On the plane flying to and from our Seattle/Vancouver vacation, I worked on some of the exercises that my simplicity circle has undertaken from the book The Not-So-Big Life (by Sarah Susankah). In one of the early chapters of the book, Susankah has a long, rather exhaustive—and somewhat exhausting—list of questions about lifestyle which the reader is supposed to answer in writing. (I actually found it useful, in the end, that there were so many questions. I would answer a few easy ones and then get to a harder one—with my brain already geared up in that area of my life to pull out the real, honest answer.) One section of questions concerns exercise, and another concerns food habits. While I typed my answers on my laptop, I realized with a rush of appreciation just how vital the gluten-free, weight-loss/health/exercise, and food/recipe bloggers are to me; they—many of you—are my ever-present support system, with their/your writings always available for me to peruse.
On the days I’m eating lunch at my desk at work, I do my daily flip through some of the blogs I read to see what other people are up to and how they’re doing: to ‘listen’ through the web, to gain insight, and to offer support. Reading the weight-loss blogs while I’m eating helps keep me accountable about how much I’m consuming at that meal. Reading the gluten-free blogs and weight-loss/health/exercise blogs in general keeps me pumped up about foods I can make and reminds me that I am not at all alone in this learning curve we call life; I have people working beside me, and I have people to guide me. (When I imagine how it must have felt to have celiac disease twenty years ago—well, it seems like the world must have been a largely lonely place for people adjusting to celiac disease before the internet.) When I am struggling or I feel a strange (fortunately rare) urge to sabotage myself, all I have to do is flip through others’ blogs to see that it really is true that this too shall pass, and probably quickly, as long as I stick with taking care of myself. Reading others’ experiences with exercise has helped get and keep me motivated about my own path; for example, I remember feeling such extreme excitement when Kim (who had a similar weight to me then, though now she’s five pounds lighter than me!) finished her first 5k. I was so proud of her, and I knew from her experiences and others’ that I could get there, too. When I’m upset, or feeling down, or need inspiration, I’m fortunate to have people in my ‘real life’ who are there for me, certainly. But one of my greatest tools for keepin’ on keepin’ on is just to read a few blogposts and feel the sense of humanity that emanates through many of them. Bloggers—many of you—bare your true selves on the internet, just as I try to do, and it enriches my life.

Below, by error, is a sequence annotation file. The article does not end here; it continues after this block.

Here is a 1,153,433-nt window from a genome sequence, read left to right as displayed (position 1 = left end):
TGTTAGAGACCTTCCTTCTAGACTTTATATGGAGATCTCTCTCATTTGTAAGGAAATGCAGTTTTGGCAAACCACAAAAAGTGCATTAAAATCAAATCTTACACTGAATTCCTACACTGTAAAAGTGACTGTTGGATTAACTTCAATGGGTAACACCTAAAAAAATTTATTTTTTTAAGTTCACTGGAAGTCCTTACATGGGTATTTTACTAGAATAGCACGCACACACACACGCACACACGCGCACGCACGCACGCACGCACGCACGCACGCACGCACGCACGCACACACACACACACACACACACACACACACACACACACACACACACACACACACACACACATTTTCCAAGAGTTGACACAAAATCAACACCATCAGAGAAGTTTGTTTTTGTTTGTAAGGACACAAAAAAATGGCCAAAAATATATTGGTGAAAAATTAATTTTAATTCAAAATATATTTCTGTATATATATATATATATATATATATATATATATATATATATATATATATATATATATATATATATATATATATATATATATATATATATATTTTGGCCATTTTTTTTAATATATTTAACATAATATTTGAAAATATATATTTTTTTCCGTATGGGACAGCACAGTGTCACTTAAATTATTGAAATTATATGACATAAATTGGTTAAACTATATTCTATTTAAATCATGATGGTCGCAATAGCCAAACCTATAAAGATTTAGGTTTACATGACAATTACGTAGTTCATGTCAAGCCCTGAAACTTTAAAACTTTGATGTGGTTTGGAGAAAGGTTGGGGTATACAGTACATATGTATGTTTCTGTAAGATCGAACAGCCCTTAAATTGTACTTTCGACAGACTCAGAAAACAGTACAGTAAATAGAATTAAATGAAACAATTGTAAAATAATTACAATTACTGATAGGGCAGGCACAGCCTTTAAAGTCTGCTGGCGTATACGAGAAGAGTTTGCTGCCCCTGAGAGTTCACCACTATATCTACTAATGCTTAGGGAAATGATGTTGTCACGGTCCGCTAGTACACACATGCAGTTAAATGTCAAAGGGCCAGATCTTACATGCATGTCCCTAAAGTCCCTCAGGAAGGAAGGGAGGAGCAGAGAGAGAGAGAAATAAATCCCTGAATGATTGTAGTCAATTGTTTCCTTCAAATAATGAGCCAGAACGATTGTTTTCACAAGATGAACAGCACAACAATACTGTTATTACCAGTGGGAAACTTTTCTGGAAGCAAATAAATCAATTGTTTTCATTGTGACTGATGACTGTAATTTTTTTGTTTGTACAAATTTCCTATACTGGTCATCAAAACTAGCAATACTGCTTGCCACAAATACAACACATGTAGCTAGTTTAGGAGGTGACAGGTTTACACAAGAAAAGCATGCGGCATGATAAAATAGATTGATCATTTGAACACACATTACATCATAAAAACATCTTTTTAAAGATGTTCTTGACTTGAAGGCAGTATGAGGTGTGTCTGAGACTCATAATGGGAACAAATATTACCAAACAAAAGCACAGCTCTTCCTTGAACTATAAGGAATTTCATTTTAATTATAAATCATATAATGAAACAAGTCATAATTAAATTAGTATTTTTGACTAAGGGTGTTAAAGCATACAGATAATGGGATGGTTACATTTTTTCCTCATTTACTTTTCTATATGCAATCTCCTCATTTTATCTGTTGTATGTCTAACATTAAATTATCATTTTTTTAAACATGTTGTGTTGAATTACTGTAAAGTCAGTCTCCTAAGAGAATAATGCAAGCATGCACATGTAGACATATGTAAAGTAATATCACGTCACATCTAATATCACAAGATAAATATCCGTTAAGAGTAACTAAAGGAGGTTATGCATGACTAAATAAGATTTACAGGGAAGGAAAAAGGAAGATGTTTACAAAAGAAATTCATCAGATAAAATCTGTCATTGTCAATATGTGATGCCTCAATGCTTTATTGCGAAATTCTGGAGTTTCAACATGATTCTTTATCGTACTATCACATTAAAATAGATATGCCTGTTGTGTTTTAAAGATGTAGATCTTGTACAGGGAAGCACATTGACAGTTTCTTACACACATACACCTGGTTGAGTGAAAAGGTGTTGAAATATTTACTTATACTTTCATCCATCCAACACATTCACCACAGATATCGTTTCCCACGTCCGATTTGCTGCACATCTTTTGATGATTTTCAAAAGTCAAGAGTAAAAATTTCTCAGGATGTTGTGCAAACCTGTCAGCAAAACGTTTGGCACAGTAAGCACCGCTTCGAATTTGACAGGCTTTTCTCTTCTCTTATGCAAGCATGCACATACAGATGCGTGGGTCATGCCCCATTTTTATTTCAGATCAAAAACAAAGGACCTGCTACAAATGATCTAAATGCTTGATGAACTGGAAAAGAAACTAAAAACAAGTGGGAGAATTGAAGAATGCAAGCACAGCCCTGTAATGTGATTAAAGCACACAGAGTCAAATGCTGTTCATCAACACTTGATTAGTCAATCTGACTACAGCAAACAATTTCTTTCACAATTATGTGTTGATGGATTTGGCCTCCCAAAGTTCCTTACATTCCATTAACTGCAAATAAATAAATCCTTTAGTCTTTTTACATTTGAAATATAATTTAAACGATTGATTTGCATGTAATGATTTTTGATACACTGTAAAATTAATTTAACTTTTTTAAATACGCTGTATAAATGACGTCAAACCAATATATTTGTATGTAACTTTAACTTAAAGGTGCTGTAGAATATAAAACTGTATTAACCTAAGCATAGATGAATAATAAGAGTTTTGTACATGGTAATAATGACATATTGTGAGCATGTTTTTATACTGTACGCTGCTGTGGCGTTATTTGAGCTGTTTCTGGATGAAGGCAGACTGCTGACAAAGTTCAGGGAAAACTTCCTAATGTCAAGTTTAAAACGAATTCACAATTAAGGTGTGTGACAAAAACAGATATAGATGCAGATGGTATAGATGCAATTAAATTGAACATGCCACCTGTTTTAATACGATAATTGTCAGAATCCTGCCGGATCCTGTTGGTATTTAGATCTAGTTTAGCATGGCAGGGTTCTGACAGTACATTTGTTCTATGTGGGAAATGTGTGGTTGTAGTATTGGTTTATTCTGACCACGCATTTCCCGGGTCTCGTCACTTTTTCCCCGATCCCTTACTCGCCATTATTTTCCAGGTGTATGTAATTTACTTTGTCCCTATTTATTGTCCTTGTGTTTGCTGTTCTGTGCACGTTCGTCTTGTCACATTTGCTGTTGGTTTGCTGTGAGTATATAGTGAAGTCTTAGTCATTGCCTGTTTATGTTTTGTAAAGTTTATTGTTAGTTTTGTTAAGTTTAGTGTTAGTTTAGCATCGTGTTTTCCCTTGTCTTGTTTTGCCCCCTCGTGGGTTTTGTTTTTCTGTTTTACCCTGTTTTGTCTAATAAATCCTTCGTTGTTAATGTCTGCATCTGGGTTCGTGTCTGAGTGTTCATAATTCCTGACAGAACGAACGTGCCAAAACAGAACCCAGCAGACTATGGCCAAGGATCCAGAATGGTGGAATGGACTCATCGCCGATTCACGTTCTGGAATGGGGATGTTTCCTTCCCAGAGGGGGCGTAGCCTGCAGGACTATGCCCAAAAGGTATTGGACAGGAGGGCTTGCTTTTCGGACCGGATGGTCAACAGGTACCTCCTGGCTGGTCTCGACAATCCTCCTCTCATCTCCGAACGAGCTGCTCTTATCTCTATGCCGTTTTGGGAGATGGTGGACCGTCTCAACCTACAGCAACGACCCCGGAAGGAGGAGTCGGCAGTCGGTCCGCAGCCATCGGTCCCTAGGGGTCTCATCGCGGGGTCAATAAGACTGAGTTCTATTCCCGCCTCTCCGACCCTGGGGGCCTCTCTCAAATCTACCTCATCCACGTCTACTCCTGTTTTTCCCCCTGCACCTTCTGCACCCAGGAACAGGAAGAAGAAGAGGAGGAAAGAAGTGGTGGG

When we got back from our vacation, I had missed eight days in the blogger world. A rare snowy day in Atlanta afforded me the opportunity to curl up under a quilt with a cup of hot tea (with honey and vanilla almond milk–mmmm) and flip through blogs to catch up. I thought it would take me a couple of hours. In the end, I had to take bits and pieces of three days to catch up on everyone’s writings, because I wanted to go back and read all the thought-provoking, insightful, tasty-looking, questioning, struggling, funny, exasperated, etc. posts that various bloggers I read had put up while I was gone. I wanted to understand the trials people were experiencing that had cropped up in the last eight days, and I wanted to congratulate them on successes. I wanted to re-engage with something that truly is a community–or, actually, a series of many overlapping communities, just like the real world.
The flip side is that blogging my own experiences also helps keep me accountable. Though I don’t write exhaustively about my moment-to-moment experiences, I always remind myself when I am writing to keep my writing true to my experiences. Knowing that I will be honest on here helps keep me more focused on taking care of myself than I would be otherwise. Being able to offer support and ideas to others through writing is a joy to me. And the support and advice I get from comments, emails, and even supportive, silent lurkers helps propel me along on this weight loss/health/exercise/gluten-free/allergen-free/self-care/foodie journey that I’m on. Ultimately, this is a path to greater self-knowledge and self-actualization. The time period starting from January 2007 through now (and still going) has been one of the most interesting times of my life in terms of personal growth, and each of you—along with many people who don’t read my blog at all—have played a role in that. This post is to say thank you for what you have offered me, to let you know that I hope I am offering you something equitable, and to tell you I look forward to going where we are headed, even—perhaps especially—if it is a journey that never ends.